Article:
3. The real problem of interpolated variables for environmental modeling. Other than autocorrelation among variables, the real problem in this kind of studies is the spatial autocorrelation. In territories with a high density of climate recording stations, the interpolation will work relatively fine. However, in territories with a low density of these stations, interpolation is simply poor. This is not a criticism of the interpolated climatologies, it is a criticism about its use for environmental modeling. It has been repeatedly demonstrated that satellite imagery over-performs in several orders of magnitude the reliability of interpolated climate data. I honestly can not understand why researchers adhere to these interpolated climatologies once it has been demonstrate that they fail to produce adequate results for species distribution modeling. Good series of data exist from MODIS satellites, covering the complete surface of the Earth, and adequate contributions have been published explaining how to extract the components of the annual variability. The scripts to carry out such simplification of annual components of variability are publicly available. Satellite images are free to download, they can be easily transformed to obtain variables with ecological meaning. Could you please explain me why these are not used in your paper?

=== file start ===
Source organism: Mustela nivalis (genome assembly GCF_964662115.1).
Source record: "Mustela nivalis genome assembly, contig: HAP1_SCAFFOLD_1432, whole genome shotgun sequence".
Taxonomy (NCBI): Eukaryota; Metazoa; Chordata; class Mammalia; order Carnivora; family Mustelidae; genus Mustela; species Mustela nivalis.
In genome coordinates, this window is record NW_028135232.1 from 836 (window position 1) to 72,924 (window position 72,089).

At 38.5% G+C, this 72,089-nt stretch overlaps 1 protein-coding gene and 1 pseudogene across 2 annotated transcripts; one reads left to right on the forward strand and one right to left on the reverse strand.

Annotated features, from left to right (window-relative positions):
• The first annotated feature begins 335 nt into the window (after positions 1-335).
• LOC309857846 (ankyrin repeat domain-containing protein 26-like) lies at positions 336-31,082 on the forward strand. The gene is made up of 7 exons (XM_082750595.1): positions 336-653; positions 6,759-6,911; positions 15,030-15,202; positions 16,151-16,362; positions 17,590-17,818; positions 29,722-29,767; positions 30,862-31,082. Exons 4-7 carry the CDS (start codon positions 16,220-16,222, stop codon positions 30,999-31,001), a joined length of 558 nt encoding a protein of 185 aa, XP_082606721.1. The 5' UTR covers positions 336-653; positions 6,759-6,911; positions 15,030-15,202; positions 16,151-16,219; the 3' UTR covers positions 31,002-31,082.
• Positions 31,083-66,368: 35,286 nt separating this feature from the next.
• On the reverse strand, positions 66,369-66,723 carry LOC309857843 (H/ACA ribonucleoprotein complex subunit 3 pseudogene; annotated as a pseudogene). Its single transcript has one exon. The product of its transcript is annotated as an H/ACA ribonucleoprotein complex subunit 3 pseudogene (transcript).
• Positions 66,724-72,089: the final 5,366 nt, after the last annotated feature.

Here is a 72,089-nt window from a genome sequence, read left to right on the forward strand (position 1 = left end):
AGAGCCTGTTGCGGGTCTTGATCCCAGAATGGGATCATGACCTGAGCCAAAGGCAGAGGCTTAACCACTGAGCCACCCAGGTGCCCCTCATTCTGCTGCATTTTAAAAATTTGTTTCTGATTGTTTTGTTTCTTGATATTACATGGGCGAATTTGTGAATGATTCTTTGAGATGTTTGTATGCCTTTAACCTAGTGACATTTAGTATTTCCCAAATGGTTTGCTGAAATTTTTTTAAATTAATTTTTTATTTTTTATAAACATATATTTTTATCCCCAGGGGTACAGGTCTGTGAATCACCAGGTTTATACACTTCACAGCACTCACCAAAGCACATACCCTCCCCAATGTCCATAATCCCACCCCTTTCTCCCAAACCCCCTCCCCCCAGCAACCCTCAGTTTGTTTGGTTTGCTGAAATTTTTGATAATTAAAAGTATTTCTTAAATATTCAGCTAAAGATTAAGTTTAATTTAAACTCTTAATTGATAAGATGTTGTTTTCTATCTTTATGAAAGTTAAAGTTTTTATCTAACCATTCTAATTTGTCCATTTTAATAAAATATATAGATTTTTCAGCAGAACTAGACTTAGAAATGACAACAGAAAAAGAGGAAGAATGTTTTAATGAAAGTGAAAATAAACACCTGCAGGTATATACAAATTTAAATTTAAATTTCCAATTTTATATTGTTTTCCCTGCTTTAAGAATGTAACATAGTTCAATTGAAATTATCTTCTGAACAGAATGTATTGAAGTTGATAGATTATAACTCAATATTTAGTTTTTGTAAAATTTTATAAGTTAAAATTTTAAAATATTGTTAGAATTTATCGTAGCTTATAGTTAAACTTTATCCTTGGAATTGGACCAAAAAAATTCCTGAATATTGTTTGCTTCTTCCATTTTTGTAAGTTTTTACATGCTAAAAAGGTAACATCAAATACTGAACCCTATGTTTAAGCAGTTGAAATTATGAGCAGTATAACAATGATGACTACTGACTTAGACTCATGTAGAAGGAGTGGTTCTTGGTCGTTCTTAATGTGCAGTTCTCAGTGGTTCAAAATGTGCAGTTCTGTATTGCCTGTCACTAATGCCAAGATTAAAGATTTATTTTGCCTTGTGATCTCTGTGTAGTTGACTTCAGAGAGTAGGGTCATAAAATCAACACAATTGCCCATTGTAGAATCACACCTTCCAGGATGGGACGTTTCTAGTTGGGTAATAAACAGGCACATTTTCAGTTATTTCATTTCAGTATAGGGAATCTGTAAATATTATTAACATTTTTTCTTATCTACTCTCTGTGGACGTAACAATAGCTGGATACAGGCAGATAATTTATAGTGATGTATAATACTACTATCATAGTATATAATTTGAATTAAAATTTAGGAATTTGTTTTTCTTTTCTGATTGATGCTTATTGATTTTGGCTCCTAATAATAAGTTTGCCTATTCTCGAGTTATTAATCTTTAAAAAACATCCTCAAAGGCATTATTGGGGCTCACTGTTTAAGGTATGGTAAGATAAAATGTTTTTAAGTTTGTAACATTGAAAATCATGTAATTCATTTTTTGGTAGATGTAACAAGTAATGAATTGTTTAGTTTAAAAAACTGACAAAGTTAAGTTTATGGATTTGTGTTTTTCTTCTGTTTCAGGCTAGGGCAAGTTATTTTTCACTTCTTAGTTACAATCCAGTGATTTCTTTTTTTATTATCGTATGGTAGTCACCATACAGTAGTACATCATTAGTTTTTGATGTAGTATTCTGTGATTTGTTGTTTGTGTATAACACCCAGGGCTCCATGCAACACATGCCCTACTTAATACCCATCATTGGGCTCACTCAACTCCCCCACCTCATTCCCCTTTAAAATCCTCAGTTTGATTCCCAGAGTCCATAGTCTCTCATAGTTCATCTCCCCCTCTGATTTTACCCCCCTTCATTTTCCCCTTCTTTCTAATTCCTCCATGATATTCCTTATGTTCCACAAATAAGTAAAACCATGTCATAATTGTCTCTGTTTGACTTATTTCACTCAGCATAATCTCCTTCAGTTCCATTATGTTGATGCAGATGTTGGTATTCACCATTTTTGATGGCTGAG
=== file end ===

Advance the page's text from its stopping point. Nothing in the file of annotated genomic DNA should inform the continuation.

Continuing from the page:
4. The wrong choice of methods. It is the rule of the thumb in environmental modeling that the use of a large background for estimating the distribution of the target species will increase the “reliability” of the models using the widely acclaimed AUC. If the authors want to credit the distribution of some species of ticks that colonize Far East Russia, the use of the complete Earth as background will unquestionably increase the reliability of the models. This is a very important mistake in this paper. I CAN NOT believe on the accuracy of these results.